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Daniel Kahneman, Psychologist Who Revolutionized Economics, Dies at 90

Daniel Kahneman, a psychologist who never studied economics but pioneered the field of behavioural economics, has passed away at the age of 90. Despite not having formal training in economics, Kahneman’s groundbreaking work exploring the psychology of decision-making earned him the Nobel Prize in Economic Sciences in 2002.

Challenging Traditional Economic Assumptions

Traditional economic theories assume that humans are rational decision-makers, but Kahneman’s research challenged this assumption. He exposed hard-wired mental biases that can distort judgment, often leading to counterintuitive results.

One of the most significant concepts introduced by Kahneman was loss aversion – the idea that the pain of losing something is roughly twice as intense as the pleasure of gaining the same thing. This theory has far-reaching implications, from investing to sports psychology.

Collaborations and Lasting Impact

Much of Kahneman’s influential work was done in collaboration with Amos Tversky, a cognitive psychologist at Stanford University. Together, they explored topics such as medical malpractice, political negotiations, and evaluating baseball talent, applying their insights on human judgment and decision-making.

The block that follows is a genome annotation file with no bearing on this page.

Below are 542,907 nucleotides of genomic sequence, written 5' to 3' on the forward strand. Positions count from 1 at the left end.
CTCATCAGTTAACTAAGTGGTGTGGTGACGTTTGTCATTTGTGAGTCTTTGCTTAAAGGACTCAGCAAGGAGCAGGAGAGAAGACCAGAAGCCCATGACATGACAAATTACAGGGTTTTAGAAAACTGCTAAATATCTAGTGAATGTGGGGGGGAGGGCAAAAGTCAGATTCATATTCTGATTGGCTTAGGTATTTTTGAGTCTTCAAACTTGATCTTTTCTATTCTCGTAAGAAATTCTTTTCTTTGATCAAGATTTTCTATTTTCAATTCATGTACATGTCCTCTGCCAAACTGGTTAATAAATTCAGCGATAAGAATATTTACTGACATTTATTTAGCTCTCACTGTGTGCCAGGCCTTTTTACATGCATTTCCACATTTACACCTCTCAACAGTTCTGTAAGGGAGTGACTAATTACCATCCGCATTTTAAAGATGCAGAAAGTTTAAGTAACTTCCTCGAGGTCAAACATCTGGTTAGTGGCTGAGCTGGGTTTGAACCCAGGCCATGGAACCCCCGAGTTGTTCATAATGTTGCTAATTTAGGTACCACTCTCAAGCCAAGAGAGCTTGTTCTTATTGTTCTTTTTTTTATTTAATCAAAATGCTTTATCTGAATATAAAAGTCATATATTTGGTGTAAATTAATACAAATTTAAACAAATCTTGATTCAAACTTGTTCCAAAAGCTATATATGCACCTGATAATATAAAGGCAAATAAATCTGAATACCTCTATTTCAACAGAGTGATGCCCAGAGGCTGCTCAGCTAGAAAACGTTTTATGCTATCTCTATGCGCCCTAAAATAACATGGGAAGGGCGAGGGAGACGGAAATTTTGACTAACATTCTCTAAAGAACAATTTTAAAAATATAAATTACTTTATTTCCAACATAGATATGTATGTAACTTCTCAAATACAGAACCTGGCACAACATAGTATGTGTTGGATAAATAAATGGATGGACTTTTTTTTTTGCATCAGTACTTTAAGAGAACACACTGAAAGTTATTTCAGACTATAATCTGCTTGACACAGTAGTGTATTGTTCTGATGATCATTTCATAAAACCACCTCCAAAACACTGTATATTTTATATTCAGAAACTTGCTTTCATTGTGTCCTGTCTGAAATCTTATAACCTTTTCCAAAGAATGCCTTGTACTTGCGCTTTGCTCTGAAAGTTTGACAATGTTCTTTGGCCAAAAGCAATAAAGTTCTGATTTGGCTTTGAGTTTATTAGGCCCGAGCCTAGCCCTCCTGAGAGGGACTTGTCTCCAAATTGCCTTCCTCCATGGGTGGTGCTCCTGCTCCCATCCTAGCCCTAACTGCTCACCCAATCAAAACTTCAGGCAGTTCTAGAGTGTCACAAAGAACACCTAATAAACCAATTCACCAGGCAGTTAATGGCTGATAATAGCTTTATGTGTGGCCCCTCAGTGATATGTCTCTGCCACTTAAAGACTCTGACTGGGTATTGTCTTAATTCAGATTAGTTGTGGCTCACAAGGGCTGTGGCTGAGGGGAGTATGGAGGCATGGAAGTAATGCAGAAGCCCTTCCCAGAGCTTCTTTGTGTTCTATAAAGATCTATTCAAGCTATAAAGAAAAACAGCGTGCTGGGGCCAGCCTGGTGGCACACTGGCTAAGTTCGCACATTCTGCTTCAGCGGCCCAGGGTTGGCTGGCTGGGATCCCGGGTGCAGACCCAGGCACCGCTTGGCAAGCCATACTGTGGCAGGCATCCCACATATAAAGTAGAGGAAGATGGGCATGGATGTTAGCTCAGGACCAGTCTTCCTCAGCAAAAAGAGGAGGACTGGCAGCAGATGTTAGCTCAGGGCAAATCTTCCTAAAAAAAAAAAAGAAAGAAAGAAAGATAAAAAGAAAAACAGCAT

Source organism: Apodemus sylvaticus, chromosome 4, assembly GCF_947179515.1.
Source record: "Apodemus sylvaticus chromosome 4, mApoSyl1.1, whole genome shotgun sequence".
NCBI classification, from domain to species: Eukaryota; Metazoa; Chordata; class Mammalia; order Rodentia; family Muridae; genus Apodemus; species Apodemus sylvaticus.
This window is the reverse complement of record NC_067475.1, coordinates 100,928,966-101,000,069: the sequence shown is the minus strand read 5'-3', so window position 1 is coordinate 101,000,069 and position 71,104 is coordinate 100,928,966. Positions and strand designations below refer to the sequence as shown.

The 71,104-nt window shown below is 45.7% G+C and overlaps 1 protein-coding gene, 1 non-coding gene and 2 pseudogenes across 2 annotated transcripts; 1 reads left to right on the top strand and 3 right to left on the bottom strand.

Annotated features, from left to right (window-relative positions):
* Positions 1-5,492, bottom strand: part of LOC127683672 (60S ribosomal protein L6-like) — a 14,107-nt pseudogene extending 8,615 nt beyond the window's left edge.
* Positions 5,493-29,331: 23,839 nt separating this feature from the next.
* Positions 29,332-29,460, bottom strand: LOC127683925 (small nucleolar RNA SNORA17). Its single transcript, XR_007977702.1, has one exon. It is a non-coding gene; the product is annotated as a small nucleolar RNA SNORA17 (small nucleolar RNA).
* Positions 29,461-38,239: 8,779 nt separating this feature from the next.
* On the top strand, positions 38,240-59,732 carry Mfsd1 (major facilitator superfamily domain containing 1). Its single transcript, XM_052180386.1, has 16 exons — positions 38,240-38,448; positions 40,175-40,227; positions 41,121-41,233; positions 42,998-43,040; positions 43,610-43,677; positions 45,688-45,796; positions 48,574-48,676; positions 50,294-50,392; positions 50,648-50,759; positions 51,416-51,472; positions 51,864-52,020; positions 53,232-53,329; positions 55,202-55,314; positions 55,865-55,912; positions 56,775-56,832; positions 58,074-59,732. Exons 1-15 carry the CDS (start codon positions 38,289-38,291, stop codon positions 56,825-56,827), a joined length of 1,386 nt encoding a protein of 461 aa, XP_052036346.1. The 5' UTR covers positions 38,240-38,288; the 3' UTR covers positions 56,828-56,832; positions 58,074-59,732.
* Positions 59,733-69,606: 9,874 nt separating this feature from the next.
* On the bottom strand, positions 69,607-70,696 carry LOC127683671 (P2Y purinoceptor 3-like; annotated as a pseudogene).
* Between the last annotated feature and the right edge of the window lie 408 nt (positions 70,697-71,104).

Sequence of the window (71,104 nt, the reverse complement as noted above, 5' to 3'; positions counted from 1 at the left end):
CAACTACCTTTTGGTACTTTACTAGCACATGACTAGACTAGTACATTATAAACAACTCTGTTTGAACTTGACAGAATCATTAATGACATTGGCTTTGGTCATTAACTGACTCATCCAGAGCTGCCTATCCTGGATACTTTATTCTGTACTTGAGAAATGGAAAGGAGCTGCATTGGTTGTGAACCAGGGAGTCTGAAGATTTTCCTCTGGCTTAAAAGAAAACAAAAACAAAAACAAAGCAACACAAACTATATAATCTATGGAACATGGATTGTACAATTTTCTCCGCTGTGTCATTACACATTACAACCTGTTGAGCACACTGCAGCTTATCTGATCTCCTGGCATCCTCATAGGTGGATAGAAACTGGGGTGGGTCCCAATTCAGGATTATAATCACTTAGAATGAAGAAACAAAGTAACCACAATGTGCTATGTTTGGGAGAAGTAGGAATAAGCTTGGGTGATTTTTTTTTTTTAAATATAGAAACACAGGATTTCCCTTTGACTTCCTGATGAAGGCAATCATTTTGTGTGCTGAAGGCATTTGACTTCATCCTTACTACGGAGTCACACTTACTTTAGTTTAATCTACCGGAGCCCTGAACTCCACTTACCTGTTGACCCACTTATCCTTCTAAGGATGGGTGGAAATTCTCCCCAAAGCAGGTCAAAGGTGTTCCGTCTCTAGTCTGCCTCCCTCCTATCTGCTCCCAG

Kahneman’s ideas have had a profound impact on various fields, from economics and psychology to policy-making and business strategy. His work has helped reshape our understanding of how people make decisions and how to account for inherent biases.

A Humble and Collaborative Approach

Despite his groundbreaking contributions, Kahneman remained mild-mannered and self-effacing. He welcomed debate and actively sought input from colleagues and adversaries alike to refine his ideas.

When asked about the “father” of behavioural economics, Kahneman credited Richard H. Thaler, a younger economist whom he considered one of his most important professional friends, alongside Amos Tversky.

A Legacy in Psychology and Economics

Kahneman’s legacy extends beyond his Nobel Prize and academic achievements. His work has influenced the way we think about human behaviour, challenging conventional wisdom and encouraging a more nuanced understanding of decision-making processes.

As the field of behavioural economics continues to evolve, Kahneman’s contributions will remain a cornerstone, reminding us of the profound impact that psychology can have on our understanding of economics and human behaviour.

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